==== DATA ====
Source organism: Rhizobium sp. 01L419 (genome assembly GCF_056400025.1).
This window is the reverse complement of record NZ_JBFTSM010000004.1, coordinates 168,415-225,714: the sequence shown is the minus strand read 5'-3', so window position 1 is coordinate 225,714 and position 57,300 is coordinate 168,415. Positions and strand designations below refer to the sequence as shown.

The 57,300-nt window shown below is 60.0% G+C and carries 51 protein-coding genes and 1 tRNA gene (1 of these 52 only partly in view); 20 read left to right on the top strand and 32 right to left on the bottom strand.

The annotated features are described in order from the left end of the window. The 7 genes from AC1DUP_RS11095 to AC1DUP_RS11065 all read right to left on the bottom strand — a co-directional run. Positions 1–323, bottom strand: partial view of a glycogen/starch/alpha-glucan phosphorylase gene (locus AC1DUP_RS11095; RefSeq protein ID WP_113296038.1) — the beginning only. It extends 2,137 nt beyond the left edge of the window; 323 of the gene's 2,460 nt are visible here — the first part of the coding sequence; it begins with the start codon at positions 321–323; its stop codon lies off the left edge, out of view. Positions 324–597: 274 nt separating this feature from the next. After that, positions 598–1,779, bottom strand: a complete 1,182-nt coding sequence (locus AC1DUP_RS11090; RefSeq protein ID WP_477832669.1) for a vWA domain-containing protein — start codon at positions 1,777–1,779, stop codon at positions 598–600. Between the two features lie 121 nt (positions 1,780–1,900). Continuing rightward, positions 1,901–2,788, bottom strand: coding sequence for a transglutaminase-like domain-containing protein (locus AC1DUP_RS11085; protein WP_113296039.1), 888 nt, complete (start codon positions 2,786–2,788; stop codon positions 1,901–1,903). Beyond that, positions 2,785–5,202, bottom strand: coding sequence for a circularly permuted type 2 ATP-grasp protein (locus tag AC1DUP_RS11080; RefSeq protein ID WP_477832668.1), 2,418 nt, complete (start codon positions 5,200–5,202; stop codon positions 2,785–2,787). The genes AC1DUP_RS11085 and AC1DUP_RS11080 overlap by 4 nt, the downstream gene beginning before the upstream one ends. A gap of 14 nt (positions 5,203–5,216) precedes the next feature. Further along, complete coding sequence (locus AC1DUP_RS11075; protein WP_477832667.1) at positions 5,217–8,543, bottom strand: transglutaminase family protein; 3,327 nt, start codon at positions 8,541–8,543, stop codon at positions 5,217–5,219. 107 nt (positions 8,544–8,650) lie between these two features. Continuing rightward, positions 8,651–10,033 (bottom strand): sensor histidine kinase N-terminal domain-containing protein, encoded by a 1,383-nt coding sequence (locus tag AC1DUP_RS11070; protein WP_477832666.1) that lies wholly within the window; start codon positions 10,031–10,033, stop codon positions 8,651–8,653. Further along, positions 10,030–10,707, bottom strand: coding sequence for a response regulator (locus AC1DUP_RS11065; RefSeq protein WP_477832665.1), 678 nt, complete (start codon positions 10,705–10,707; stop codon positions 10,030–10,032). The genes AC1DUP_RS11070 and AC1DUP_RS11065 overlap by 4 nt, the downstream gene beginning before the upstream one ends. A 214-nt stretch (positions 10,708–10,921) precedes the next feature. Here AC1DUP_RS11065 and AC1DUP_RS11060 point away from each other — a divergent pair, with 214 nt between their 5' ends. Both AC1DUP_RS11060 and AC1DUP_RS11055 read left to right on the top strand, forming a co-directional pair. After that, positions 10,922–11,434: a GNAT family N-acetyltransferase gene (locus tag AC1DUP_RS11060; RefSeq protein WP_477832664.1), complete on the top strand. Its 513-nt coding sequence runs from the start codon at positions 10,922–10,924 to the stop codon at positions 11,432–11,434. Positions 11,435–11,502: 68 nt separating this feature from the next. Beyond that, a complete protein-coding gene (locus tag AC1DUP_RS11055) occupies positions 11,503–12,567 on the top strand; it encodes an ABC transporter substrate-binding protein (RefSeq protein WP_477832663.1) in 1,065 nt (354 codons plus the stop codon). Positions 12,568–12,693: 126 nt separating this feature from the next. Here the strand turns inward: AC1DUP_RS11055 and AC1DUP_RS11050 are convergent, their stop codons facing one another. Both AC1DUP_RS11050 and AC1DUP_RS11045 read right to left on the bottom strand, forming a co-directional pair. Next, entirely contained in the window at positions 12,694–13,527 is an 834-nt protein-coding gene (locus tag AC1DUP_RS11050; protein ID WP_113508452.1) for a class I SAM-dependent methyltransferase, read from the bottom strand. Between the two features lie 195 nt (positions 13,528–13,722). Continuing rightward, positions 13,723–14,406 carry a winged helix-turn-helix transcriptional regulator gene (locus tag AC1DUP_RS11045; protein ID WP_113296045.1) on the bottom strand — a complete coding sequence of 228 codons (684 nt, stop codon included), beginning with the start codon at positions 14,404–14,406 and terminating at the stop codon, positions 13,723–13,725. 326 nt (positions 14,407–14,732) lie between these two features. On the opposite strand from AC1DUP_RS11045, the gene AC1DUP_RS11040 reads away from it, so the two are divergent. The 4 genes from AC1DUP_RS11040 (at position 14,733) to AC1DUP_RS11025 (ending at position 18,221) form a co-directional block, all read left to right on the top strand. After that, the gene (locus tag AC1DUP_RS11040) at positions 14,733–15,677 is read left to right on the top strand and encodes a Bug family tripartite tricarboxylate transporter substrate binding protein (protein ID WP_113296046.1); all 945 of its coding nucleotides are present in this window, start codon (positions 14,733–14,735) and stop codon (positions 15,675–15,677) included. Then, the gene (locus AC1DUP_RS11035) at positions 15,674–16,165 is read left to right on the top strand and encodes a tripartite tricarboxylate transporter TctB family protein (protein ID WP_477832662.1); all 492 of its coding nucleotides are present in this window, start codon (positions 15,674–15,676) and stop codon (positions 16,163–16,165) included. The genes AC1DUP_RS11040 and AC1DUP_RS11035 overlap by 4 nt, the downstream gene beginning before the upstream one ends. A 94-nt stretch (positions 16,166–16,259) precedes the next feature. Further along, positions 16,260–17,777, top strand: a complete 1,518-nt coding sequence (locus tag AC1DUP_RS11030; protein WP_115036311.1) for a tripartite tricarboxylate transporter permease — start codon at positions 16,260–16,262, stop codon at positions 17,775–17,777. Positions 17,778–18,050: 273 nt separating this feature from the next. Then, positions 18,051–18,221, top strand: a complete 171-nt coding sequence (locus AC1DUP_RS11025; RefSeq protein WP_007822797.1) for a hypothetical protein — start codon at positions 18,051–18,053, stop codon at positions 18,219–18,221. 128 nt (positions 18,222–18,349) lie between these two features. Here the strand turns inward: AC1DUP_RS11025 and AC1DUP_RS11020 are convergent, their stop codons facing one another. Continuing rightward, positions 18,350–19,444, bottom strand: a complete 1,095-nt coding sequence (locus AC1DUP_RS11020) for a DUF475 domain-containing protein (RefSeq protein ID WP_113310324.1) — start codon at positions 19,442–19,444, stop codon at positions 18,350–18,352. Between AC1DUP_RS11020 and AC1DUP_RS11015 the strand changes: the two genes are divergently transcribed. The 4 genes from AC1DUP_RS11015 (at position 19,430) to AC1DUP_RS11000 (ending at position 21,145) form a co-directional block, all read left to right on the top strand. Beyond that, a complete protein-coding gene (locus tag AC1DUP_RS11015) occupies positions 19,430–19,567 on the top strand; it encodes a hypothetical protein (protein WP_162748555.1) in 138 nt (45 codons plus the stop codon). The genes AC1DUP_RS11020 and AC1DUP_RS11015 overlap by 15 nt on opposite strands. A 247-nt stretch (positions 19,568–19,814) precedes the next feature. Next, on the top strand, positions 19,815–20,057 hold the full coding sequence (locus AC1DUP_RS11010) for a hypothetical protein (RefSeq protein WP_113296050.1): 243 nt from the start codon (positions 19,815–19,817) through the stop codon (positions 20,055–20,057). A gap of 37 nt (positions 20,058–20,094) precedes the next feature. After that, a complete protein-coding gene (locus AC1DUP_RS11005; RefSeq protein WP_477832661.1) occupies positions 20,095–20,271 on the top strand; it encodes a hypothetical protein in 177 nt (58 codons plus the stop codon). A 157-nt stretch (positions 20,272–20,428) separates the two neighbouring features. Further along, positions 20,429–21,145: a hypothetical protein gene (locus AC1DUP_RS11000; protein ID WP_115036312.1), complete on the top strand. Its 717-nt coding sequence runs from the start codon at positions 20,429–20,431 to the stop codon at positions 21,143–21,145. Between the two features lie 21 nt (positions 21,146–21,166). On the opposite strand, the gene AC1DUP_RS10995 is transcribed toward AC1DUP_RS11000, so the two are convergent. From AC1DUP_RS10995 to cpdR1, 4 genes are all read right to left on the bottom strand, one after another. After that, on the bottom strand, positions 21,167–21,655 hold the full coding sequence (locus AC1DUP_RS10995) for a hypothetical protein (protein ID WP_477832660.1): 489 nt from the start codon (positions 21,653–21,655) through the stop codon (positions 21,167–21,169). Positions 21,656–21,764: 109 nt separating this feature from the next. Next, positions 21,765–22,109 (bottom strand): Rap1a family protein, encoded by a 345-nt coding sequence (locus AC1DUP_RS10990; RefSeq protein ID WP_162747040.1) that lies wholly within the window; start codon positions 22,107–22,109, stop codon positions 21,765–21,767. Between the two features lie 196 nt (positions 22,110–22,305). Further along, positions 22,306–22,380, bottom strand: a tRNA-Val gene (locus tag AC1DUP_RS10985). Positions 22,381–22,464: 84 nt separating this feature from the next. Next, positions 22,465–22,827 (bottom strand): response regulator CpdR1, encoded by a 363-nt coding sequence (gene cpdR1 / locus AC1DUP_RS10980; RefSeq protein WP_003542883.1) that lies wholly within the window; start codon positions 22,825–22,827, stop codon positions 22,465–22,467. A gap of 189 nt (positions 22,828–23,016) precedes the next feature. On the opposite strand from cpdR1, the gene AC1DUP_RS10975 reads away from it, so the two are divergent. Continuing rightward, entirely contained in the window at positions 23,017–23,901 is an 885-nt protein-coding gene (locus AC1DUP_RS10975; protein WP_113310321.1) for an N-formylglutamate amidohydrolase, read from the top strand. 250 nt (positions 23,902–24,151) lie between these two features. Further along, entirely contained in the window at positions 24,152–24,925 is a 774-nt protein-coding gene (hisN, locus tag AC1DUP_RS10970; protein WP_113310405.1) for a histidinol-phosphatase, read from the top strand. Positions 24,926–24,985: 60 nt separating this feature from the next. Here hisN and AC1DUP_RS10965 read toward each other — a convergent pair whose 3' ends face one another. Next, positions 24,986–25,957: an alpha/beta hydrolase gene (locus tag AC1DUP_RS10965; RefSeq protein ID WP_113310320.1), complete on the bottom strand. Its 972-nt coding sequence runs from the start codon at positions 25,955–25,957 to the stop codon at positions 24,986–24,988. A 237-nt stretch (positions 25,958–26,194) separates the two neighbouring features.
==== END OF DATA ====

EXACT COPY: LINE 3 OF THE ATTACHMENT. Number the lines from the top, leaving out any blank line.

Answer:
The 57,300-nt window shown below is 60.0% G+C and carries 51 protein-coding genes and 1 tRNA gene (1 of these 52 only partly in view); 20 read left to right on the top strand and 32 right to left on the bottom strand.